Weed, Inc.: The Truth About THC, the Pot Lobby, and the Commercial Marijuana Industry
By Ben Cort (Deerfield Beach, FL: Health Communications Inc., 2017). 250 pgs. $15.95. Order, www.amazon.com.
Reviewed by Thomas J. McClure
Societal changes create new laws, with which lawyers must become conversant. The desire for legalization of marijuana for recreational and medicinal use has spurred recent debate nationwide. Weed, Inc.: The Truth About THC, the Pot Lobby, and the Commercial Marijuana Industry has a wealth of historical and scientific information about legalizing marijuana. It stresses the importance of additional national conversation, and particularly, scientific and medical studies, of marijuana, as a result of Colorado’s constitutional amendment legalizing marijuana use in 2012, known as AG 64. That state’s recent five-year experience in legalization of recreational pot use forms the raw data of the book. No matter the practice area or interests, this is a valuable and timely book every lawyer would benefit from.
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The author wrote this book as an “overview and a conversation starter” (p. 12). Regardless of the reader’s view on decriminalization of marijuana use, this book provides a thorough education on the topic. Ben Cort, a former drug addict and recovered alcoholic in his 30s, is associated with the University of Colorado substance abuse treatment program.
Cort’s passion for addiction prevention and treatment is evident in the impassioned manner in which he demonstrates that marijuana sold today is no longer the low-grade level of Woodstock nostalgia. Most readers are probably unaware that “cannabis withdrawal” has now been added, for the first time, as a category of “substance abuse disorder” in the latest edition of the American Psychiatric Association’s (2013) Diagnostic and Statistical Manual of Mental Disorders (DSM-5). Marijuana can be addictive and lead to dangerous psychosis.
Cort, personally, is not an opponent of recreational use of weed. But he has seen it quickly becoming a hazard in Colorado, primarily due to commercialization and the development of myriad products, in almost unlimited forms, to encourage increasing purchases and consumption, by people of all ages.
The two most significant chemicals naturally occurring in the cannabis plant are THC and CBD. THC causes the physiological response in the brain known as “getting high.” CBD, in contrast, has been found to relieve some pain or neurological symptoms in persons with certain medical afflictions; it is therefore the basis for the initiative of “legalizing marijuana for medicinal purposes.”
Cort points out neither THC nor CBD is inherently valuable for a person’s health. In the unenhanced natural cannabis plant, THC and CBD are only at about a 1 percent level (and essentially neutralize each other). It is only with special breeding of the plant today that THC levels are enhanced up to 10, 20, or 40 percent, so sellers can advertise a “better, faster high.” CBD, although anecdotally promising for medicinal symptom relief, has yet to be found to cure any disease. And with the ramp up of THC “concentrated” products, with ever-increasing THC levels for weed smoking, vaping inhalation, and “edibles” eating, Cort argues society needs to take a big second look at Colorado’s five-year marijuana experiment.
As the title indicates, the book is an exposé of the dark side of what happened with Colorado AG 64, namely the explosive commercialization of legalized marijuana and the outrageous drive to enhance its potency and increase its consumption. Because marijuana is still illegal in most states, there is no federal ability to regulate it; therefore, Colorado is the perfect incubator to judge how the AG 64 law panned out. Cort argues that it has not, and that the rest of the states should take action accordingly.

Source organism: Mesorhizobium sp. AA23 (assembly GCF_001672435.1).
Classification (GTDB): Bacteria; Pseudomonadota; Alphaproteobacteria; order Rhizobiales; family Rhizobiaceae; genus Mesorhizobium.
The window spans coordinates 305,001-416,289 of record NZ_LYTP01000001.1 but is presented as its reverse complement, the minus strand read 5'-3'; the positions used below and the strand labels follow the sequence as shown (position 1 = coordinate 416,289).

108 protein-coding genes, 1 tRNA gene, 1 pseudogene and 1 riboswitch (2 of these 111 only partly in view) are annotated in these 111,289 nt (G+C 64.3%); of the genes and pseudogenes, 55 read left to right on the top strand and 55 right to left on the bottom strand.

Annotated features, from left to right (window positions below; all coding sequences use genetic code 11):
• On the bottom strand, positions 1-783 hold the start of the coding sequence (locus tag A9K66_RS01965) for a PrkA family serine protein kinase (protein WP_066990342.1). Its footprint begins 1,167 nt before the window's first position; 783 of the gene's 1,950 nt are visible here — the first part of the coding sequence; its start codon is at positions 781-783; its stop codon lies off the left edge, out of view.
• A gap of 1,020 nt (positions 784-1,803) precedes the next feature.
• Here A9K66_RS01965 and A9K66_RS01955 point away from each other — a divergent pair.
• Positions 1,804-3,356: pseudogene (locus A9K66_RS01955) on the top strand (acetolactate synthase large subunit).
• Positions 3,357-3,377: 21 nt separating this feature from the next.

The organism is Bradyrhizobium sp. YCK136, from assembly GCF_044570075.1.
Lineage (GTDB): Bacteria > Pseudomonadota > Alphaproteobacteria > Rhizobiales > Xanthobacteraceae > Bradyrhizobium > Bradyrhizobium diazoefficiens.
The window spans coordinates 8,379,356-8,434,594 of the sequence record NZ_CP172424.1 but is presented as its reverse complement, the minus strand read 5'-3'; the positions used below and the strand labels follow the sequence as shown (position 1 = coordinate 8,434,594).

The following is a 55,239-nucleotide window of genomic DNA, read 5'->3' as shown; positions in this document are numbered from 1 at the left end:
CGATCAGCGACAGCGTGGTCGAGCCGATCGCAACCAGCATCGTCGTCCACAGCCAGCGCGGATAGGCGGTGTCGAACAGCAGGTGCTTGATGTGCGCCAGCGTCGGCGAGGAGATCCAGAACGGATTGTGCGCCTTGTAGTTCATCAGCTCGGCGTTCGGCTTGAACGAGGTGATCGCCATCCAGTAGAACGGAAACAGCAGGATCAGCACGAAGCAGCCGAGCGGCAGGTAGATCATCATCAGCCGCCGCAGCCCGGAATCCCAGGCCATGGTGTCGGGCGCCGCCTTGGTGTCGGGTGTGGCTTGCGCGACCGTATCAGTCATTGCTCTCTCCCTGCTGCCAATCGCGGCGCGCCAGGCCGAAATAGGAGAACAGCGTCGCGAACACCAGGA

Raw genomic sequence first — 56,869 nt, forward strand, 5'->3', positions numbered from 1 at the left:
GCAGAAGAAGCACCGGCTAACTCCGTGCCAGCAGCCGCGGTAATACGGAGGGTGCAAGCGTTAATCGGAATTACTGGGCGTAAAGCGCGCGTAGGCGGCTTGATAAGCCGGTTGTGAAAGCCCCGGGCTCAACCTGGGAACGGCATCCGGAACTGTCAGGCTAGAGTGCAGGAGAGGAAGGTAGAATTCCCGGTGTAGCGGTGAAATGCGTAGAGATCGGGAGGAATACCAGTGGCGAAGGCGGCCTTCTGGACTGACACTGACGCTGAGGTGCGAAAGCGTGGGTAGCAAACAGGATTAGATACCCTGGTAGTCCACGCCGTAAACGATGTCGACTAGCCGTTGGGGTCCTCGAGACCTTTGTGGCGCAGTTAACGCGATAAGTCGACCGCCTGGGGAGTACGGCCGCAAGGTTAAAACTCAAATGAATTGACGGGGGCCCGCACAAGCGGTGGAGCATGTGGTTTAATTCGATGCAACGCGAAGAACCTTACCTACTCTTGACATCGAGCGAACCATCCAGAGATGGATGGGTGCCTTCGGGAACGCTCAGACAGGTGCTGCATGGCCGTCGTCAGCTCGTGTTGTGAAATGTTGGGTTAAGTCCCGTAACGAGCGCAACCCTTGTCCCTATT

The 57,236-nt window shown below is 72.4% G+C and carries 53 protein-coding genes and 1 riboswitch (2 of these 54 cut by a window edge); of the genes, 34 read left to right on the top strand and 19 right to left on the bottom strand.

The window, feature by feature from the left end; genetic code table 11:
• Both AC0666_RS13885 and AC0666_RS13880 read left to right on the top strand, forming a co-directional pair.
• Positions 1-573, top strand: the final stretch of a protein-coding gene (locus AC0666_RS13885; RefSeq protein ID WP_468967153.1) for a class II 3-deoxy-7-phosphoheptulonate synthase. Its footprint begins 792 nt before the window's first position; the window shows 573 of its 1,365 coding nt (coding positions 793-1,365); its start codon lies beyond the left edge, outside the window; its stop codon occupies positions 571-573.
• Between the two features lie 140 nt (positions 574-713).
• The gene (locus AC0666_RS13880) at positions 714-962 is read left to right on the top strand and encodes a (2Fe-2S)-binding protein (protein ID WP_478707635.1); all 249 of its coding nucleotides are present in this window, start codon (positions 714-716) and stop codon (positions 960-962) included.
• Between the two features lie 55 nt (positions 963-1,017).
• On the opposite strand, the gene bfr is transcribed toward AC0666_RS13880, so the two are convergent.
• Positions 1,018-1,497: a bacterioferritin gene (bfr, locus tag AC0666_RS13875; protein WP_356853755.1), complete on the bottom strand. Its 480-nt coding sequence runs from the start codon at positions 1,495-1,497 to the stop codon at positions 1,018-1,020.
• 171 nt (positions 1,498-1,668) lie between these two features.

Thomas J. McClure, Marquette 1980, is a solo general practice trial attorney in Delafield.
VERDICT: It’s a Keeper
The Recovering: Intoxication and Its Aftermath
By Leslie Jamison (New York, NY: Hatchette Book Group, 2018). 534 pgs. $12.69. Order, www.amazon.com.
Reviewed by Nancy Barasch
Individuals’ struggle with alcoholism is a frequent artistic topic. Leslie Jamison is concerned that she is retelling a story, but she is a professional writer and her writing is excellent.
Her story begins with earning an M.F.A. in creative writing from the University of Iowa’s Writers’ Workshop and returning to Iowa City to teach. At every point in her life, she struggles with a daily obsession with alcohol. She writes about her attendance at AA meetings and her relapses.
Jamison thinks “platitude” when she hears people say “one day at a time,” until, as she puts it, “one day it wasn’t.” She analyzes the plot of AA members’ stories but knows that the desire to drink is never far from her mind.
Interspersed with her story is the colorful story of famous writers who have had substance abuse problems. Some, such as John Berryman, committed suicide after being unable to come to grips with their addiction. A few recovered and did their best writing while sober. Jamison views addiction as a stumbling block that is not helpful to writing, but this isn’t a simple conclusion.
In addition, Jamison makes a researched argument that the difference between an addiction being viewed as an illness or as a crime is race and that an appeal to racism is the origin of the escalating incarceration of users.
Billie Holiday was black. She died in a hospital bed shackled and handcuffed. On the day Jamison was welcomed at her first AA meeting another addicted woman in Arizona was placed in a steel cage and died from exposure to heat (the temperature was 104 degrees).
Readers who enjoy literary analysis and a description of writers’ lives will like this book.